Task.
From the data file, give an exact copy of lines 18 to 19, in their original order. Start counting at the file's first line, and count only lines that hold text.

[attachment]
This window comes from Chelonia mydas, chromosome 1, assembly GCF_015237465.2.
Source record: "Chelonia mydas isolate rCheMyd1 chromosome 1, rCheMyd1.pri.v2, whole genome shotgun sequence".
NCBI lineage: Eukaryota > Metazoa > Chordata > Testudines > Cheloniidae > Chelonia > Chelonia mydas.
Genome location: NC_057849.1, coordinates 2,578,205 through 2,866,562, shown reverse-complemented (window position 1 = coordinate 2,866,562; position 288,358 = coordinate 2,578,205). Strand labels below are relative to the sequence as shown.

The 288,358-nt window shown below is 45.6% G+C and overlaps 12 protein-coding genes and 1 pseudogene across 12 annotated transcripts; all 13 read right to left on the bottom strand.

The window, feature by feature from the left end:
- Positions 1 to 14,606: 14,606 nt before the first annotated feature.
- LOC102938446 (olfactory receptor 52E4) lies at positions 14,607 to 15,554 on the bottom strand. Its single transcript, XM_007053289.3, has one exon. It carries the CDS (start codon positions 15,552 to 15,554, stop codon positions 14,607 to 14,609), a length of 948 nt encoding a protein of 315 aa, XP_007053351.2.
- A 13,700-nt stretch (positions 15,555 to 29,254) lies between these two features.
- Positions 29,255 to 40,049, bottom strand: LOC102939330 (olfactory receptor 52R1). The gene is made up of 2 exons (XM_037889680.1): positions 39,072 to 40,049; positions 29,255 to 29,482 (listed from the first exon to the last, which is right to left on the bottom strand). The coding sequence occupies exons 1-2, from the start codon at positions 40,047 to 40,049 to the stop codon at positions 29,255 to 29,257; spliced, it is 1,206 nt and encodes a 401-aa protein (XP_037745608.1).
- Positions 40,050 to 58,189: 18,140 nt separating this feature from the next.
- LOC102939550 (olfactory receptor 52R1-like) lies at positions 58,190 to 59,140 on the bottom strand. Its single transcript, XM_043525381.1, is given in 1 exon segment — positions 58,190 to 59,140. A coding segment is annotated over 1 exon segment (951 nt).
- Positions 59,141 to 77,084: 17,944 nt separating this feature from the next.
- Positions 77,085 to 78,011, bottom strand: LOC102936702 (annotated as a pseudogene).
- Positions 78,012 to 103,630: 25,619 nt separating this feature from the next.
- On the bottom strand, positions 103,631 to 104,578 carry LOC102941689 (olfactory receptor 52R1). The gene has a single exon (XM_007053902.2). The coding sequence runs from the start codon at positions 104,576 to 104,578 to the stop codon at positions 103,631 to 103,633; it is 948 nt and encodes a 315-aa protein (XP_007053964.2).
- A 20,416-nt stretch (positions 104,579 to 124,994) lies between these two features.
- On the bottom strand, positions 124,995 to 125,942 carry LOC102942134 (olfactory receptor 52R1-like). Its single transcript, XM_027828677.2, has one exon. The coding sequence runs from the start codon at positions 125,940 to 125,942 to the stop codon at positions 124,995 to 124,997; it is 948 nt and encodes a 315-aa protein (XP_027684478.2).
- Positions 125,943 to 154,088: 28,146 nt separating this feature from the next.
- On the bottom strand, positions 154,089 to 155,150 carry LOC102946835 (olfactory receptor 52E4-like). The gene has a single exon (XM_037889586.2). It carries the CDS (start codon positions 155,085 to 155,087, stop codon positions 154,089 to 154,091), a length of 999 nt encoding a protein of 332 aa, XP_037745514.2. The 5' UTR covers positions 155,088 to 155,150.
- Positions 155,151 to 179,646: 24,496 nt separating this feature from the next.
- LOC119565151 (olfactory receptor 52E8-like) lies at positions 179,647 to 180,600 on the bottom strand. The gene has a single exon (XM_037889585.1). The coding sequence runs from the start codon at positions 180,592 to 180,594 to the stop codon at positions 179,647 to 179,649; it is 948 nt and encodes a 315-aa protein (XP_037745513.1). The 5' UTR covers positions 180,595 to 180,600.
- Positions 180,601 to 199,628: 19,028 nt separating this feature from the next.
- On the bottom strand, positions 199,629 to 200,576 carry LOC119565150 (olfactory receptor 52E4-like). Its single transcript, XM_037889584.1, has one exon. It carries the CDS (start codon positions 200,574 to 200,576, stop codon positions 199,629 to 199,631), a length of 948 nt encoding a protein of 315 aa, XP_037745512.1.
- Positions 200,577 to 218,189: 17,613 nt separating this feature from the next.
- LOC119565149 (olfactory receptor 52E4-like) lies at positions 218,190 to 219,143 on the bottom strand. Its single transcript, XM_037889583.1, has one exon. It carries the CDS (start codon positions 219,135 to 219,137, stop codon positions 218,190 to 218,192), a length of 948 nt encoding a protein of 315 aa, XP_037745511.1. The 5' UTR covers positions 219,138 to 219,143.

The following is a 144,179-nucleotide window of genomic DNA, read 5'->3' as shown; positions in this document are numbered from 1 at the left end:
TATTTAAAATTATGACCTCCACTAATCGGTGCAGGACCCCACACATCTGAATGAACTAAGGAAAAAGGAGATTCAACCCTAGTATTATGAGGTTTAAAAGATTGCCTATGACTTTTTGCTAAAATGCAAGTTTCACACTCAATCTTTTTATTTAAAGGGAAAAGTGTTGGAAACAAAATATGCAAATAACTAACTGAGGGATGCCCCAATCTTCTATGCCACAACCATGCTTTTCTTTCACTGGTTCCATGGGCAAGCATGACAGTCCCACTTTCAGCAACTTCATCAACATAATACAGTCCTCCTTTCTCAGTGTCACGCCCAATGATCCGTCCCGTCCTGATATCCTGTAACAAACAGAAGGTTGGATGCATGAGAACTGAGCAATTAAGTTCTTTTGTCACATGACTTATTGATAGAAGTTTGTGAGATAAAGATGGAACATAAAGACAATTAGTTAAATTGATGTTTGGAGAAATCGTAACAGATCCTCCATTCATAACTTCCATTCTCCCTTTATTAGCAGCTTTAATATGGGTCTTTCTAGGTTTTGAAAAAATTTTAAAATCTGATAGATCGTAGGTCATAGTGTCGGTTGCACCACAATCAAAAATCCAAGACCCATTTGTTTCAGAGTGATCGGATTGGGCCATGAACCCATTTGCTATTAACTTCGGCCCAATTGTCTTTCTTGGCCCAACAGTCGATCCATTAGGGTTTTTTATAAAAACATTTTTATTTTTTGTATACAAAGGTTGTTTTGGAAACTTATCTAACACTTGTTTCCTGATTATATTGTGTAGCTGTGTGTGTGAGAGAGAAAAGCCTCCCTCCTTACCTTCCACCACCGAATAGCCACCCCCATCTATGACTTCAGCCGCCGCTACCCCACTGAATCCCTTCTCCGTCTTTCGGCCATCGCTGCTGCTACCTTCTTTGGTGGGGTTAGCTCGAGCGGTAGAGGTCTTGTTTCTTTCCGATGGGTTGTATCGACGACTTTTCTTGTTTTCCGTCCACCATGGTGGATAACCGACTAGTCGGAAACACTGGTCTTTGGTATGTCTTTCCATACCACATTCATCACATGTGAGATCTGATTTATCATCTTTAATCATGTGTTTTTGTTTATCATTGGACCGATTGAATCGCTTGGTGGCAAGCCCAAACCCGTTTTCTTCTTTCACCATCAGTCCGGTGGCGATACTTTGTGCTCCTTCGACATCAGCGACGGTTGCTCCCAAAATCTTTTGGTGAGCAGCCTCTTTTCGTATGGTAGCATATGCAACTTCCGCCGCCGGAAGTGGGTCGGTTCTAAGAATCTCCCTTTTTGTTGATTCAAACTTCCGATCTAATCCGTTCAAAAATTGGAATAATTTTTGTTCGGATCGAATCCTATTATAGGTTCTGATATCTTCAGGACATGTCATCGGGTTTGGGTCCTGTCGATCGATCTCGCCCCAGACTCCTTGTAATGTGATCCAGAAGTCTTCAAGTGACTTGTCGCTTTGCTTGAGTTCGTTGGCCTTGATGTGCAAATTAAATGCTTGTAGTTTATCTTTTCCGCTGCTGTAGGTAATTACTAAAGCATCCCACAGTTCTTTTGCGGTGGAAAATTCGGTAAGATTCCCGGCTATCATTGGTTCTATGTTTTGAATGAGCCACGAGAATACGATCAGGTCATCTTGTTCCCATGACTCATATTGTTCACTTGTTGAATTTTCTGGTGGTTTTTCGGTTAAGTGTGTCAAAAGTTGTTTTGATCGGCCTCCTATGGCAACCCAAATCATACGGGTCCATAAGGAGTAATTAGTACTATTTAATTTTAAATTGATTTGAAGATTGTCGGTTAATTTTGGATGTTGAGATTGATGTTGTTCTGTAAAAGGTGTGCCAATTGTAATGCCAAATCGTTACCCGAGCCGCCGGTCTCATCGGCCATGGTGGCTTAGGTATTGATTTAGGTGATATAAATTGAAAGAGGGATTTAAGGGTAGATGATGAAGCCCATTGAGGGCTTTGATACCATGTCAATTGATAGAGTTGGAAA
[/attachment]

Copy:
- On the bottom strand, positions 124,995 to 125,942 carry LOC102942134 (olfactory receptor 52R1-like). Its single transcript, XM_027828677.2, has one exon. The coding sequence runs from the start codon at positions 125,940 to 125,942 to the stop codon at positions 124,995 to 124,997; it is 948 nt and encodes a 315-aa protein (XP_027684478.2).
- Positions 125,943 to 154,088: 28,146 nt separating this feature from the next.